Arts, Culture & Media

The magic of 'Sgt. Pepper’s' is the storytelling — even 50 years later

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A portion of the "Sgt. Pepper's" album cover is shown here. 

Credit:

Apple Corps Ltd.

Maybe it’s the gobsmacking, hyperventilating pace of reality in 2017 that’s gotten the 50th anniversary of the Beatles’ “Sgt. Pepper’s Lonely Hearts Club Band” so much combing over and analysis and appreciation. Fair enough. So here’s one more take.

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I have a memory from late June 1967. I was 6 years old, and my family and I were a few days away from moving from New York City to Chapel Hill, North Carolina. We went uptown to visit my godparents, Aunt Dorothy and Uncle Ernest. Ernest Pendrell was a documentary filmmaker for ABC News, back when network TV made documentaries. He gallivanted around the globe, telling stories about the day in the life of a Marine in Vietnam. Or visiting the Vienna Boys' Choir. I thought what he did was important and exciting.

I loved visiting them because they were doting and, not insignificantly, they had a penthouse apartment on West 34th Street with a garden and a great view of the Hudson River. Uncle Ernest told me to come into his study, and he pulled "Sgt. Pepper’s" off the shelf and placed it on the turntable. “Mah-co,” he said to me in this voice stained with pipe smoke and a vaguely British affect, “this is what the boys at Hah-vahd are listening to.” I heard the opening commotion of the orchestra tuning up, inviting me in, then the fierce guitar. And then as usual with family visits, someone came in and the music was interrupted and that was that.

The next encounter would get me as far as “Lucy in the Sky With Diamonds,” the third track, before getting interrupted. That was at the house of a political scientist at UNC whose family was friends with mine. More than the bit of music that I was hearing though, were the faces on the cover of the album that had me spellbound. My young mind surmised that somehow this music was connected to history and the wider world, and that was cool. Karl Marx. Albert Einstein. Lawrence of Arabia. And these pop culture icons like Edgar Allan Poe and Bob Dylan and Oliver Hardy. And all this crazy music goes with it? I was hooked and I hadn’t even heard the whole thing.

"Sgt. Pepper’s" would end up becoming the fourth album in my slowly growing boyhood collection (No. 1: Donovan, “The Hurdy Gurdy Man.” No. 2: The Jackson 5, “ABC.” No. 3: the Beatles, “Hey Jude”).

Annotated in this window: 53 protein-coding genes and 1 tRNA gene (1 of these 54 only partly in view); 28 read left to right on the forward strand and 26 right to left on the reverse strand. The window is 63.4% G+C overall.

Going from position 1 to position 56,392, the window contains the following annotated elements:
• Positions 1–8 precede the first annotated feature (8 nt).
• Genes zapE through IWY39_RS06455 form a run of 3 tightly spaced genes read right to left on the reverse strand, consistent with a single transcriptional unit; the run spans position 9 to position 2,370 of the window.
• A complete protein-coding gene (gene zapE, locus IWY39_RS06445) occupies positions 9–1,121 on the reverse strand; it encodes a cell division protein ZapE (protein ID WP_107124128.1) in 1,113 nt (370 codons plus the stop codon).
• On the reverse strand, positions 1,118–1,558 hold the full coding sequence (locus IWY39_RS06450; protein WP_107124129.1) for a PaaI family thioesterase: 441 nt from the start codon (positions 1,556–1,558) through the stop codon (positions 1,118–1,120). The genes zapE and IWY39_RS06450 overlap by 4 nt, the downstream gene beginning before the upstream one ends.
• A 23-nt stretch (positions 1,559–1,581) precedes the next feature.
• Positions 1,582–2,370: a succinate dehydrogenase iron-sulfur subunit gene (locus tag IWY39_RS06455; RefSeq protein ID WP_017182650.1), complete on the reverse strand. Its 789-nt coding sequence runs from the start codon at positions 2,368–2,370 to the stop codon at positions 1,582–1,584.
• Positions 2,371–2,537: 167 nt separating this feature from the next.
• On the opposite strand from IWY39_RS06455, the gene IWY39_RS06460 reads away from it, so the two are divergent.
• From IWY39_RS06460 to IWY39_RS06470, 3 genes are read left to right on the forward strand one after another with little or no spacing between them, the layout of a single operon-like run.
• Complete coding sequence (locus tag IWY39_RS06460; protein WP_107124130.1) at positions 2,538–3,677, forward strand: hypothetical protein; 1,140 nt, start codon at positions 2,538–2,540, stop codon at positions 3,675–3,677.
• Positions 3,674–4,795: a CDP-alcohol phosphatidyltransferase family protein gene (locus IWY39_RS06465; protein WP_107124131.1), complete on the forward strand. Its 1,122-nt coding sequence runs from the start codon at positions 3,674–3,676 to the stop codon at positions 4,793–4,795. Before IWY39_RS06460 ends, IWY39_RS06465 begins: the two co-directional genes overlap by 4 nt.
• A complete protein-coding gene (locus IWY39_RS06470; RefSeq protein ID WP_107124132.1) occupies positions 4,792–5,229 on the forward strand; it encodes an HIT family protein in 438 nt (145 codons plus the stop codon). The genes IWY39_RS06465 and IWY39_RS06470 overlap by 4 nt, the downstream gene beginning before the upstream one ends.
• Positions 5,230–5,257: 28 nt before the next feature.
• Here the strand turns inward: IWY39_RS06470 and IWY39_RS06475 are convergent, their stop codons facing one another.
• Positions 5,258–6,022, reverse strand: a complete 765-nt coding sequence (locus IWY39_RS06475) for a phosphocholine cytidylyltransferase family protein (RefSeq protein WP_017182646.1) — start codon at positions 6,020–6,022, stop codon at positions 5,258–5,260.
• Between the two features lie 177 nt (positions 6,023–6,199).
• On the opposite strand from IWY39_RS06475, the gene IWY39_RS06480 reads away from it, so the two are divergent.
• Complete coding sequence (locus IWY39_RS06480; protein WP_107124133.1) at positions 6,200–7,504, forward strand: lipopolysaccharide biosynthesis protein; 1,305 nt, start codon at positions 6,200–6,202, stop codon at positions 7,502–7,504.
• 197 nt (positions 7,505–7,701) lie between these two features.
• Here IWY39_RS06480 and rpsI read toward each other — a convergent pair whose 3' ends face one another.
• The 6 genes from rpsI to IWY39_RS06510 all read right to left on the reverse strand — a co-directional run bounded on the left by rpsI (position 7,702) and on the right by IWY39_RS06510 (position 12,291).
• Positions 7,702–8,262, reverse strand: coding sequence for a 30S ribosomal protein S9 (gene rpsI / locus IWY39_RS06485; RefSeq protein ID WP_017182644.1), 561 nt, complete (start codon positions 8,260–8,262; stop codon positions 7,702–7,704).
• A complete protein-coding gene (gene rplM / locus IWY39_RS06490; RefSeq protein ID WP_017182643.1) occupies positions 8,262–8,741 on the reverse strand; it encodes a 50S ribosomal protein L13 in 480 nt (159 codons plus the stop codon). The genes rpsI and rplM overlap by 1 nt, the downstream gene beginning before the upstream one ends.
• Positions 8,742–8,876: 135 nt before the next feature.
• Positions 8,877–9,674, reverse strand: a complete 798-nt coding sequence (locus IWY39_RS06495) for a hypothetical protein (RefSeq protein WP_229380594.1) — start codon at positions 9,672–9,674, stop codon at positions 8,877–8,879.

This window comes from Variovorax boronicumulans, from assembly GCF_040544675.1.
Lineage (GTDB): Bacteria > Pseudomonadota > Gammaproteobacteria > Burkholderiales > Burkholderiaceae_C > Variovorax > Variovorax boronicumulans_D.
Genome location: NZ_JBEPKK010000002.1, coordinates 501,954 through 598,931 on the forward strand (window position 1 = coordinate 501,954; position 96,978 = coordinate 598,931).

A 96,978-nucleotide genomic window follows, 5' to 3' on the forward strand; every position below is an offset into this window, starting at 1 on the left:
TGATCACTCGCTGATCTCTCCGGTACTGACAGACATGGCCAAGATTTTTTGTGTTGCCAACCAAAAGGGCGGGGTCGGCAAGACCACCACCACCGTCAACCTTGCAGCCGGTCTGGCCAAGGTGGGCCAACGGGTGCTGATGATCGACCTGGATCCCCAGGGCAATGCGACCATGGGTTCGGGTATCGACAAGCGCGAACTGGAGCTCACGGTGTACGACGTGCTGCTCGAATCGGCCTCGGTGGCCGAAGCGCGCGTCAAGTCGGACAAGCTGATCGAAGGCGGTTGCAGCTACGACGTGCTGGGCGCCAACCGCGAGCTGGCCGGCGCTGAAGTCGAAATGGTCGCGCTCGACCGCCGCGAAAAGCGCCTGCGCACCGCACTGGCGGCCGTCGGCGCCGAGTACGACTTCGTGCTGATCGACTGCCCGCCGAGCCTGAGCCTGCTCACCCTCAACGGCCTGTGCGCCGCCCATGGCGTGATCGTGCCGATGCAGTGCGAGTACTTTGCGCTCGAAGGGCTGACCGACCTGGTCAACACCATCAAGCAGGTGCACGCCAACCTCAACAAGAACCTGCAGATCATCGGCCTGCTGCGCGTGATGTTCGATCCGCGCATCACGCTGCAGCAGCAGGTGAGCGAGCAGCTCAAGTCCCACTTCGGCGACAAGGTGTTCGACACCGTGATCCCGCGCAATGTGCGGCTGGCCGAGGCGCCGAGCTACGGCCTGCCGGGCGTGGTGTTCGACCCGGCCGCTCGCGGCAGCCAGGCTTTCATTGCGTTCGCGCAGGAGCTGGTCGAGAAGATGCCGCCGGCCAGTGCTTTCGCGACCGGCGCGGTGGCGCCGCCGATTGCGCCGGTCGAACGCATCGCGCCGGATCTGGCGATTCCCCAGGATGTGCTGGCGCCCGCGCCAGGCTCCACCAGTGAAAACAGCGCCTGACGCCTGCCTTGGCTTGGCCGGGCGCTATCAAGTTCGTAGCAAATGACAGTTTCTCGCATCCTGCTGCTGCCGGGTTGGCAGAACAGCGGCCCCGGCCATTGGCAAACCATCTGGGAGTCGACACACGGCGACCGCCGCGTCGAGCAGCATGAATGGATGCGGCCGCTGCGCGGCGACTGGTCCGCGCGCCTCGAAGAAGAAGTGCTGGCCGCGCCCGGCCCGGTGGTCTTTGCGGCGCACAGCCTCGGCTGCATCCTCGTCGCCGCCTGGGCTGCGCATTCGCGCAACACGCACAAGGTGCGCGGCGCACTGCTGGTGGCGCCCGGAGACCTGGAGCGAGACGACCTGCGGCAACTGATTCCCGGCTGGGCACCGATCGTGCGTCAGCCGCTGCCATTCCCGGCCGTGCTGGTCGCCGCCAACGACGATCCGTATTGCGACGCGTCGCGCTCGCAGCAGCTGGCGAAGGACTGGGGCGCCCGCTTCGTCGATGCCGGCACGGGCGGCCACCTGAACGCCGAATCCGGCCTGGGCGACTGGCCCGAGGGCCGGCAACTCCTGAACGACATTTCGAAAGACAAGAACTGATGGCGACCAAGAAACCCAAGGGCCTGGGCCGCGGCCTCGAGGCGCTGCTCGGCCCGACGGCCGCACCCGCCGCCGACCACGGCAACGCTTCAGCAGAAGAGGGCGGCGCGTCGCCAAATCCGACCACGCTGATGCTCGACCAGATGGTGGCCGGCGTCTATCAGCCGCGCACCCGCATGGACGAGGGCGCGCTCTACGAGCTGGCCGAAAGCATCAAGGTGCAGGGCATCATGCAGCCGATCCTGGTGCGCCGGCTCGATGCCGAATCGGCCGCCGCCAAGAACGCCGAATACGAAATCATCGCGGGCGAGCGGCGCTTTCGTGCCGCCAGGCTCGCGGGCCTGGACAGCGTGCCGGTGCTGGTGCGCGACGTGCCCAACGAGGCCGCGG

When I got ready to leave for what started as two, then turned into five years in West Africa, that copy of "Sgt. Pepper’s" was one of the first albums I dubbed onto cassette to take with me. Sunday mornings would often be a mix of it along with the likes of Chief Commander Ebenezer Obey from Nigeria on cassette.

When I made the transition to CDs in 1990, "Sgt. Pepper’s" was included in the first purchase of 10 discs I allowed myself to jump-start that collection.

And now I listen to the original mono mix, the one that came out remastered on CD in 2009.

The songs on the album are stories, and for years, I’ve known the people in them intimately: Billy Shears, Lucy, that mean narrator who beat his woman, that other sad woman who is leaving home, the Hendersons and Mr. Kite, and Lovely Rita. They’ve followed me like family.

Thing is, speak with any number of musicians from around the globe, and they’ll cite the Beatles and albums like "Sgt. Pepper’s" precisely because the songs told stories. Artists like Angélique Kidjo and Baaba Maal and Gilberto Gil also know these characters. They’re their family, too.

Over the years, I’ve interviewed those artists and heard how the Beatles influenced them. That's felt like an affirmation of what I deciphered as a kid from the album cover’s surreal, visual code to the world and history. This record was part of the larger globe, not just a psychedelic reflection of "All Hail Britannia" and swinging London in the '60s.

Comedian Robert Klein used to have a routine where he aped the Ronco sales guy on late-night TV, selling allegedly “every record ever recorded.” “We drive a truck to your house and deliver every record ever recorded.”

I think about that bit because sometimes it feels like the volume of stuff I’ve heard over time is exactly that. Like Klein’s bit, a figurative truck delivered to me Cantata 82 by Johann Sebastian Bach, Johnny Cash’s “I Walk the Line,” “Happy Birthday to You,” Lithuanian language records, albums like Baaba Maal’s “Firin' in Fouta” and “Sgt. Pepper’s.” It’s all been in my aural mix for decades. And to this day, “Sgt. Pepper’s” always seems to be next to the CD player, part of the select stack of discs that are in rotation at my house. It’s one of those records that feels totally familiar and filled with numerous memories, and yet I still discover new things in the songs or see the characters differently.

Six years after my family left New York, my mom took my sister and me back to visit, and we dropped in on Aunt Dorothy and Uncle Ernest, still on West 34th. That was the summer of 1973. Once again in his study, this time he pulled Pink Floyd’s “Dark Side of the Moon” off the shelf. It had just come out. “Mah-co, let me play you what the boys at Hah-vahd are listening to.” He was a character. I smiled. He was hip, I gave him that.

“Dark Side” was good. Really good. Just not “Sgt. Pepper’s” good.